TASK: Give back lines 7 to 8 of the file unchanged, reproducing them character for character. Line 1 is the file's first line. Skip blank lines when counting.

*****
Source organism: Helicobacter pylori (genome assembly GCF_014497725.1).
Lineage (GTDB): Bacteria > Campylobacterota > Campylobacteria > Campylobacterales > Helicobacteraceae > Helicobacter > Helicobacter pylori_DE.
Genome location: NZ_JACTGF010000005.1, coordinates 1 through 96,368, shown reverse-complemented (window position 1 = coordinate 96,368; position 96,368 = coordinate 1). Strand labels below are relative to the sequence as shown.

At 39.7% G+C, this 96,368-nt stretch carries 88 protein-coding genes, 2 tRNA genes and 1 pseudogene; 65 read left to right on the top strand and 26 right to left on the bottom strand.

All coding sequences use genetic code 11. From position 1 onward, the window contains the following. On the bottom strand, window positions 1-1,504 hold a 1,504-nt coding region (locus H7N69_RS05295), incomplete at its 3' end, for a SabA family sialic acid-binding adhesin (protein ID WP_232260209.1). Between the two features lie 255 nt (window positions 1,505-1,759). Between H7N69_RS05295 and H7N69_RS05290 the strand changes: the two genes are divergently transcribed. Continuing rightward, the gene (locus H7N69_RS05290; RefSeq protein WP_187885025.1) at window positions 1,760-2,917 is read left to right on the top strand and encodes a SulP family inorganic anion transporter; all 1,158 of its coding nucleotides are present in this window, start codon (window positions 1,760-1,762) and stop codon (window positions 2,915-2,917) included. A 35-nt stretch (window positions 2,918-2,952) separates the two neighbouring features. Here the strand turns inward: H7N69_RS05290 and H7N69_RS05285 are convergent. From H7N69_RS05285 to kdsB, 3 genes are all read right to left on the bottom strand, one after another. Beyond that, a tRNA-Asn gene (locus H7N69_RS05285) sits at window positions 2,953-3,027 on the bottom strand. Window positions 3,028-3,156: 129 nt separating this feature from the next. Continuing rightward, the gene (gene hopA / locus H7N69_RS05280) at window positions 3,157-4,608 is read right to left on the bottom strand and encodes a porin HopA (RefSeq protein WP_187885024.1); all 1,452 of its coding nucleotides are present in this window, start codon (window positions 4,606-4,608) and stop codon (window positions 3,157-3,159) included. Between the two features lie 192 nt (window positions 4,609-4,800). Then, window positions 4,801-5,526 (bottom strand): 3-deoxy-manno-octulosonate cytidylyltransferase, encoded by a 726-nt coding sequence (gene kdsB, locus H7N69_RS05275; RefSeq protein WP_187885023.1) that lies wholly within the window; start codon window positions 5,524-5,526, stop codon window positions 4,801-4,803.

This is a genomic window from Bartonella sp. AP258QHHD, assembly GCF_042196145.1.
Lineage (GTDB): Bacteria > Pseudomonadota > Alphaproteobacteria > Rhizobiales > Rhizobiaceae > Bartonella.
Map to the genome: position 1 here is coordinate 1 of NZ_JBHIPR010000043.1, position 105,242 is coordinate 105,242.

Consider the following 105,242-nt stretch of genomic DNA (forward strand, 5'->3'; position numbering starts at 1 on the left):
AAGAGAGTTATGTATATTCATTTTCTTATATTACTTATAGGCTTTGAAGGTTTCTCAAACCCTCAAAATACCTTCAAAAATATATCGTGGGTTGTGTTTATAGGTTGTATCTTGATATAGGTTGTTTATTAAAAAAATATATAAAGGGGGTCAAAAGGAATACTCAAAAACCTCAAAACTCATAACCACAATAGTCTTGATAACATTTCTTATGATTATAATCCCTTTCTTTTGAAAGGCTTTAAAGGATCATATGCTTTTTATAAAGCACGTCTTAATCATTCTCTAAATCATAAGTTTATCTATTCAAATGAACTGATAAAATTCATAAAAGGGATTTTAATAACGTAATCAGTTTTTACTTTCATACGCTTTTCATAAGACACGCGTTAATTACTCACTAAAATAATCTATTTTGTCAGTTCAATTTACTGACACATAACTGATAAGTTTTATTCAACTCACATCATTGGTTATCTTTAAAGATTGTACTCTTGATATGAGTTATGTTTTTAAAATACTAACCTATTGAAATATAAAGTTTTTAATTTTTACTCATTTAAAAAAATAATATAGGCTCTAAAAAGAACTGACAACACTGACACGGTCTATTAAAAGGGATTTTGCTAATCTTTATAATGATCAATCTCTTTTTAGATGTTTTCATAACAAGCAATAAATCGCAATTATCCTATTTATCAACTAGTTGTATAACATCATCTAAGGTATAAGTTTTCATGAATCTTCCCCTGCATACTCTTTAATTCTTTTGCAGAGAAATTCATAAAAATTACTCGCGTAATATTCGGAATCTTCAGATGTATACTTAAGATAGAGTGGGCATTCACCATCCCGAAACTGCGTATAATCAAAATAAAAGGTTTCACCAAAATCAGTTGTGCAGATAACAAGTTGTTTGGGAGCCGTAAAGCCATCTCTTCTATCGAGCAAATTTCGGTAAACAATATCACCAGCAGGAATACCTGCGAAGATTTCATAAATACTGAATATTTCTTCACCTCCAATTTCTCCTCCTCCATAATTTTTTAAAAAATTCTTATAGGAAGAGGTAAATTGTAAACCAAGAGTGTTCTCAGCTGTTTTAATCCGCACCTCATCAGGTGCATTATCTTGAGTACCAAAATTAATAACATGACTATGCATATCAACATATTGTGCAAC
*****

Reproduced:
Lineage (GTDB): Bacteria > Pseudomonadota > Alphaproteobacteria > Rhizobiales > Rhizobiaceae > Bartonella.
Map to the genome: position 1 here is coordinate 1 of NZ_JBHIPR010000043.1, position 105,242 is coordinate 105,242.